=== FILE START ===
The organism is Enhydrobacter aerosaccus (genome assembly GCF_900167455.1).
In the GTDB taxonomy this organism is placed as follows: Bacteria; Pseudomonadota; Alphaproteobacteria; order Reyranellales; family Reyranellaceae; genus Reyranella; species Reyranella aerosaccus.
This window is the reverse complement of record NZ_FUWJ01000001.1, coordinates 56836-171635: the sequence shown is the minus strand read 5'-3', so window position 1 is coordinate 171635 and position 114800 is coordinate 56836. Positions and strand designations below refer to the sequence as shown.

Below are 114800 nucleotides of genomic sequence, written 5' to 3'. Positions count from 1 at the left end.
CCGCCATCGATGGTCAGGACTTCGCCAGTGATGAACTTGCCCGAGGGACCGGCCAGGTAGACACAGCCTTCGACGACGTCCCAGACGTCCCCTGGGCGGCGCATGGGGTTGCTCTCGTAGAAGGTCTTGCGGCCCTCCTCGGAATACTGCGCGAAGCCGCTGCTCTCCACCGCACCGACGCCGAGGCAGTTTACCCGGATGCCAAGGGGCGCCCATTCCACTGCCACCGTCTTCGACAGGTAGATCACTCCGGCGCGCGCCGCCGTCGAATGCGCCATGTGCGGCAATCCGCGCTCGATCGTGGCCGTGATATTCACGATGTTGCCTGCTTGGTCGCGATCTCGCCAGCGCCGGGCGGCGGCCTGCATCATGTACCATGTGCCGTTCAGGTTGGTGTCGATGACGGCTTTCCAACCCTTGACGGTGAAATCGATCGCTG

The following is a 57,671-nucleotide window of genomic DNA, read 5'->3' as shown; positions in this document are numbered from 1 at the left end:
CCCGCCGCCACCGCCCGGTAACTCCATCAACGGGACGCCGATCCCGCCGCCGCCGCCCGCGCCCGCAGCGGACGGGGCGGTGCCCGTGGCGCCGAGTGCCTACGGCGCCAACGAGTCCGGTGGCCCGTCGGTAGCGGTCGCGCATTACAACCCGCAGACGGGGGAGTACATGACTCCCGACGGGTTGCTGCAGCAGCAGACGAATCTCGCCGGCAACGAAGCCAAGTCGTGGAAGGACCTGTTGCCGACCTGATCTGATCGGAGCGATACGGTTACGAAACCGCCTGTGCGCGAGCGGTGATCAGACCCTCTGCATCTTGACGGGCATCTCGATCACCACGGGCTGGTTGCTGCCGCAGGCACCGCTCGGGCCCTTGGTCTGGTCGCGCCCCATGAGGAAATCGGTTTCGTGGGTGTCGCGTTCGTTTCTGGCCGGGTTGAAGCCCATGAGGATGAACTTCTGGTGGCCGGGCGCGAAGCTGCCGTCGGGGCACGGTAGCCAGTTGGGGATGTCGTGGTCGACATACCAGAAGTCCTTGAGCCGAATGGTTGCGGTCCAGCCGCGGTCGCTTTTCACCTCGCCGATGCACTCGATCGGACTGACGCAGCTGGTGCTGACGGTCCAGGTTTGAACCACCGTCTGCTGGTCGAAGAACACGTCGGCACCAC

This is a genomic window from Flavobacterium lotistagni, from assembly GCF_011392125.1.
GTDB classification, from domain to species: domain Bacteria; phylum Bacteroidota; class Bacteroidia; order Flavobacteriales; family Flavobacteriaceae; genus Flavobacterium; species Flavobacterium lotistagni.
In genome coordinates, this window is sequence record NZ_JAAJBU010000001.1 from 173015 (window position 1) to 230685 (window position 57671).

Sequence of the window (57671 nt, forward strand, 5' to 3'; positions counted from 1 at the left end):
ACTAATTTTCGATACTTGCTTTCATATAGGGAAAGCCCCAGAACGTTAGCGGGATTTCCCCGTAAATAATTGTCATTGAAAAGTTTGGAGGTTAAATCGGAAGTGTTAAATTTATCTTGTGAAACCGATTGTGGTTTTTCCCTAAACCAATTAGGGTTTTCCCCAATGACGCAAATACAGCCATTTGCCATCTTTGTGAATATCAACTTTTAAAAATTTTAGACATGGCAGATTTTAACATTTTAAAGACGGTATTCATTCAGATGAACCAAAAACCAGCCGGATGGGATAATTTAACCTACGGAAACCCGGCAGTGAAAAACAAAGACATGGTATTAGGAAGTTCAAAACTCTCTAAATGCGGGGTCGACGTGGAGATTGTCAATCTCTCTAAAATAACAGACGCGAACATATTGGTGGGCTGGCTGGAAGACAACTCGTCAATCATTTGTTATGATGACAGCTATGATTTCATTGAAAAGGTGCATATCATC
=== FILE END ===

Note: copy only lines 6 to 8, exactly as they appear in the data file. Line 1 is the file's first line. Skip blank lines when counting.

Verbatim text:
The following is a 57,671-nucleotide window of genomic DNA, read 5'->3' as shown; positions in this document are numbered from 1 at the left end:
CCCGCCGCCACCGCCCGGTAACTCCATCAACGGGACGCCGATCCCGCCGCCGCCGCCCGCGCCCGCAGCGGACGGGGCGGTGCCCGTGGCGCCGAGTGCCTACGGCGCCAACGAGTCCGGTGGCCCGTCGGTAGCGGTCGCGCATTACAACCCGCAGACGGGGGAGTACATGACTCCCGACGGGTTGCTGCAGCAGCAGACGAATCTCGCCGGCAACGAAGCCAAGTCGTGGAAGGACCTGTTGCCGACCTGATCTGATCGGAGCGATACGGTTACGAAACCGCCTGTGCGCGAGCGGTGATCAGACCCTCTGCATCTTGACGGGCATCTCGATCACCACGGGCTGGTTGCTGCCGCAGGCACCGCTCGGGCCCTTGGTCTGGTCGCGCCCCATGAGGAAATCGGTTTCGTGGGTGTCGCGTTCGTTTCTGGCCGGGTTGAAGCCCATGAGGATGAACTTCTGGTGGCCGGGCGCGAAGCTGCCGTCGGGGCACGGTAGCCAGTTGGGGATGTCGTGGTCGACATACCAGAAGTCCTTGAGCCGAATGGTTGCGGTCCAGCCGCGGTCGCTTTTCACCTCGCCGATGCACTCGATCGGACTGACGCAGCTGGTGCTGACGGTCCAGGTTTGAACCACCGTCTGCTGGTCGAAGAACACGTCGGCACCAC

This is a genomic window from Flavobacterium lotistagni, from assembly GCF_011392125.1.